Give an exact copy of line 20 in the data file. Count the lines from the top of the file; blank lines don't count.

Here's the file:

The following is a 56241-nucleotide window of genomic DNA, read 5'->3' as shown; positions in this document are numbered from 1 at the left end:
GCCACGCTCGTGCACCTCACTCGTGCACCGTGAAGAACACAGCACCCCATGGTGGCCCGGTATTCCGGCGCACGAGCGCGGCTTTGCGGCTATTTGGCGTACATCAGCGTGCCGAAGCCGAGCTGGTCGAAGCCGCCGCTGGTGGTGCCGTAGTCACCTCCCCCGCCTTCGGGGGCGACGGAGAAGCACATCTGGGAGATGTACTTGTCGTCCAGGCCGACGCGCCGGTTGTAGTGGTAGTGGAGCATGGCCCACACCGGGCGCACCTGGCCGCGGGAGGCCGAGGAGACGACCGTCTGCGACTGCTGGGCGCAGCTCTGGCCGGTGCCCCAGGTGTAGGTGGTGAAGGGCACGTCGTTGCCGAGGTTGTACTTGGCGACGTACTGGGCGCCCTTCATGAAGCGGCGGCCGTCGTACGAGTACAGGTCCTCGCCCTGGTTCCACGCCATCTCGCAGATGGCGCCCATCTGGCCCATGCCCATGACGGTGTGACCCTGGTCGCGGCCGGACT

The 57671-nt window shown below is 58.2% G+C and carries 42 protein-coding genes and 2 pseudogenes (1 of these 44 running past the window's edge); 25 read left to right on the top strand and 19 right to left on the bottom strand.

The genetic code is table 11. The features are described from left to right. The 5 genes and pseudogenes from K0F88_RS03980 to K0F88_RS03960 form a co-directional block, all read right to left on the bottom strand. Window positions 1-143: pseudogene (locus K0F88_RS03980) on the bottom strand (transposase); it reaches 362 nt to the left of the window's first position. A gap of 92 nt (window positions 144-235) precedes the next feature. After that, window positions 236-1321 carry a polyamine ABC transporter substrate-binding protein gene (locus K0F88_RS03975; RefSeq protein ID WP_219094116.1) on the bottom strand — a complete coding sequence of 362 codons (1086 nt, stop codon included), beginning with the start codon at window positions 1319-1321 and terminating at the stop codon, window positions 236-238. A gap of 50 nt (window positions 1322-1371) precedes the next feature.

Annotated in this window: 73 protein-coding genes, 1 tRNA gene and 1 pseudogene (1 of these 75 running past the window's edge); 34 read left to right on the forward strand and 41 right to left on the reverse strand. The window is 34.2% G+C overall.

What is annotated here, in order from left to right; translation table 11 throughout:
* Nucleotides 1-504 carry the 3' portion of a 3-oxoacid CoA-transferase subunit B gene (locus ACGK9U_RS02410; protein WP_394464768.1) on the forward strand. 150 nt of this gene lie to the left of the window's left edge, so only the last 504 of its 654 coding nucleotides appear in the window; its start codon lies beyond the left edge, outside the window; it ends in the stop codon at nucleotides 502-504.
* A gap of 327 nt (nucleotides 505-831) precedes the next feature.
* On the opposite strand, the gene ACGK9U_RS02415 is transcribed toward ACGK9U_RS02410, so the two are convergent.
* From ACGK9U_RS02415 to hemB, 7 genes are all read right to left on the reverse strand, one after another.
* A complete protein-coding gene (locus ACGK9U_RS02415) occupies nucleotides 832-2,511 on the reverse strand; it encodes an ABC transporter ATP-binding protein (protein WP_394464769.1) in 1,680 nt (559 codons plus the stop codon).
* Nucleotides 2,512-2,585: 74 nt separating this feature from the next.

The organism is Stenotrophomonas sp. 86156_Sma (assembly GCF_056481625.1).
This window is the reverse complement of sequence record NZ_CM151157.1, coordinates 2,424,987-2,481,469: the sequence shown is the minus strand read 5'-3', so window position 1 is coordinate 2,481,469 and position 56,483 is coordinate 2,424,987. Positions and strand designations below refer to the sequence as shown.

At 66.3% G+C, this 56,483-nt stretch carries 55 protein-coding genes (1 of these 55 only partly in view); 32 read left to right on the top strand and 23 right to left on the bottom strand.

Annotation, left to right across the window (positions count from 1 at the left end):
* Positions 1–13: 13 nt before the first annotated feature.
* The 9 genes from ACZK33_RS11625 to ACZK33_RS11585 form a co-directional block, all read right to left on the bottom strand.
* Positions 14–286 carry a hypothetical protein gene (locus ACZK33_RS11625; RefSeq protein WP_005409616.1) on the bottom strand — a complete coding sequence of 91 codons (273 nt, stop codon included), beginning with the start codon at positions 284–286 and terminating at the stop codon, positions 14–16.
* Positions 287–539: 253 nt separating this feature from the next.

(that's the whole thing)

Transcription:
* Positions 287–539: 253 nt separating this feature from the next.